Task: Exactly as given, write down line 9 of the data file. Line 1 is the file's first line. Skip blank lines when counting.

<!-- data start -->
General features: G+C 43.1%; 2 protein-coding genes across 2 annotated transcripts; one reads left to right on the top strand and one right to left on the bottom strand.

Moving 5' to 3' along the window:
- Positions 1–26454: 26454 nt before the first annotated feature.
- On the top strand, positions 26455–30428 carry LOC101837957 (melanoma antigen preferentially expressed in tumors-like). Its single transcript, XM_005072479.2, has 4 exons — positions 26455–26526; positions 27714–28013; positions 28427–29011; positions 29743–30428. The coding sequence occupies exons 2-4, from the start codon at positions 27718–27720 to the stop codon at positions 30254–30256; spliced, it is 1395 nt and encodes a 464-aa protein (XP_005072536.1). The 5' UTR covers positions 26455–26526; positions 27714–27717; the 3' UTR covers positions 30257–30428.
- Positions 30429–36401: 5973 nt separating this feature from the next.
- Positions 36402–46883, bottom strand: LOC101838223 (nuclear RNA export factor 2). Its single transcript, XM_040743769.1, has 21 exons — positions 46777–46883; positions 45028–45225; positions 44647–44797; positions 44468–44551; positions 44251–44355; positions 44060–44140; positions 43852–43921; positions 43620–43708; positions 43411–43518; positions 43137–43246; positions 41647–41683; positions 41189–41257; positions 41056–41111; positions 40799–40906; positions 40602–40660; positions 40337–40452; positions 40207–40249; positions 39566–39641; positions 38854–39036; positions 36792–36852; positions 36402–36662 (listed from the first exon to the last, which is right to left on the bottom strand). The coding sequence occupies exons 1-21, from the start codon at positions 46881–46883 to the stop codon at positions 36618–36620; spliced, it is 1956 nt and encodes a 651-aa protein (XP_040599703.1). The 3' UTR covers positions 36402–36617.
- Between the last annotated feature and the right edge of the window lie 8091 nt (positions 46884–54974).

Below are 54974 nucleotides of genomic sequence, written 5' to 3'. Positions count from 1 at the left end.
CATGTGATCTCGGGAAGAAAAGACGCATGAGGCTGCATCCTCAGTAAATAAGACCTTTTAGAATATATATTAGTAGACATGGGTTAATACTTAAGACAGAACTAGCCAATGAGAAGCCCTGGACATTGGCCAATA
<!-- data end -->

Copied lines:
CATGTGATCTCGGGAAGAAAAGACGCATGAGGCTGCATCCTCAGTAAATAAGACCTTTTAGAATATATATTAGTAGACATGGGTTAATACTTAAGACAGAACTAGCCAATGAGAAGCCCTGGACATTGGCCAATA